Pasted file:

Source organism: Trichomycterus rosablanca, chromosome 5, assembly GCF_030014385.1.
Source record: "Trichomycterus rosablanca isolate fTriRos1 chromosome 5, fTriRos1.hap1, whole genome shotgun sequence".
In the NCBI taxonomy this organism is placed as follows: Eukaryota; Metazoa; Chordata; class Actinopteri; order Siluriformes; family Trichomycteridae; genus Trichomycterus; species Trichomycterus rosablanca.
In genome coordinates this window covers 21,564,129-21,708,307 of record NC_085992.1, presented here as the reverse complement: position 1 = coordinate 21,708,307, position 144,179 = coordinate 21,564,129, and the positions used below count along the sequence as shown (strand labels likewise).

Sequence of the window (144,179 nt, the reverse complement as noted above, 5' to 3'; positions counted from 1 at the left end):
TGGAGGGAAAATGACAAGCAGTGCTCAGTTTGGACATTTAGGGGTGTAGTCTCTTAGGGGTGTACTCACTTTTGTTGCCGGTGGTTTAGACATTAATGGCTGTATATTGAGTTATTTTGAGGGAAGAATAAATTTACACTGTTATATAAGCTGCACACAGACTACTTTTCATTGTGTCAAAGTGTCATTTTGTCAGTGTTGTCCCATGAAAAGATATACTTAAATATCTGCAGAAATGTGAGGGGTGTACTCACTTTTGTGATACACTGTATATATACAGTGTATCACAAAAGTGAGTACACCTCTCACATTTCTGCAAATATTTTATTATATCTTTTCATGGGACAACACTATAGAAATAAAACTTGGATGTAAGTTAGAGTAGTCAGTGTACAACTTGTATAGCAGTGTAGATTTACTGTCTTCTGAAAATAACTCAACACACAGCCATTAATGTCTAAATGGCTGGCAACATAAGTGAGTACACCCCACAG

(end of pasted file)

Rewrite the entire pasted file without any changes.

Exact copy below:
Source organism: Trichomycterus rosablanca, chromosome 5, assembly GCF_030014385.1.
Source record: "Trichomycterus rosablanca isolate fTriRos1 chromosome 5, fTriRos1.hap1, whole genome shotgun sequence".
In the NCBI taxonomy this organism is placed as follows: Eukaryota; Metazoa; Chordata; class Actinopteri; order Siluriformes; family Trichomycteridae; genus Trichomycterus; species Trichomycterus rosablanca.
In genome coordinates this window covers 21,564,129-21,708,307 of record NC_085992.1, presented here as the reverse complement: position 1 = coordinate 21,708,307, position 144,179 = coordinate 21,564,129, and the positions used below count along the sequence as shown (strand labels likewise).

Sequence of the window (144,179 nt, the reverse complement as noted above, 5' to 3'; positions counted from 1 at the left end):
TGGAGGGAAAATGACAAGCAGTGCTCAGTTTGGACATTTAGGGGTGTAGTCTCTTAGGGGTGTACTCACTTTTGTTGCCGGTGGTTTAGACATTAATGGCTGTATATTGAGTTATTTTGAGGGAAGAATAAATTTACACTGTTATATAAGCTGCACACAGACTACTTTTCATTGTGTCAAAGTGTCATTTTGTCAGTGTTGTCCCATGAAAAGATATACTTAAATATCTGCAGAAATGTGAGGGGTGTACTCACTTTTGTGATACACTGTATATATACAGTGTATCACAAAAGTGAGTACACCTCTCACATTTCTGCAAATATTTTATTATATCTTTTCATGGGACAACACTATAGAAATAAAACTTGGATGTAAGTTAGAGTAGTCAGTGTACAACTTGTATAGCAGTGTAGATTTACTGTCTTCTGAAAATAACTCAACACACAGCCATTAATGTCTAAATGGCTGGCAACATAAGTGAGTACACCCCACAG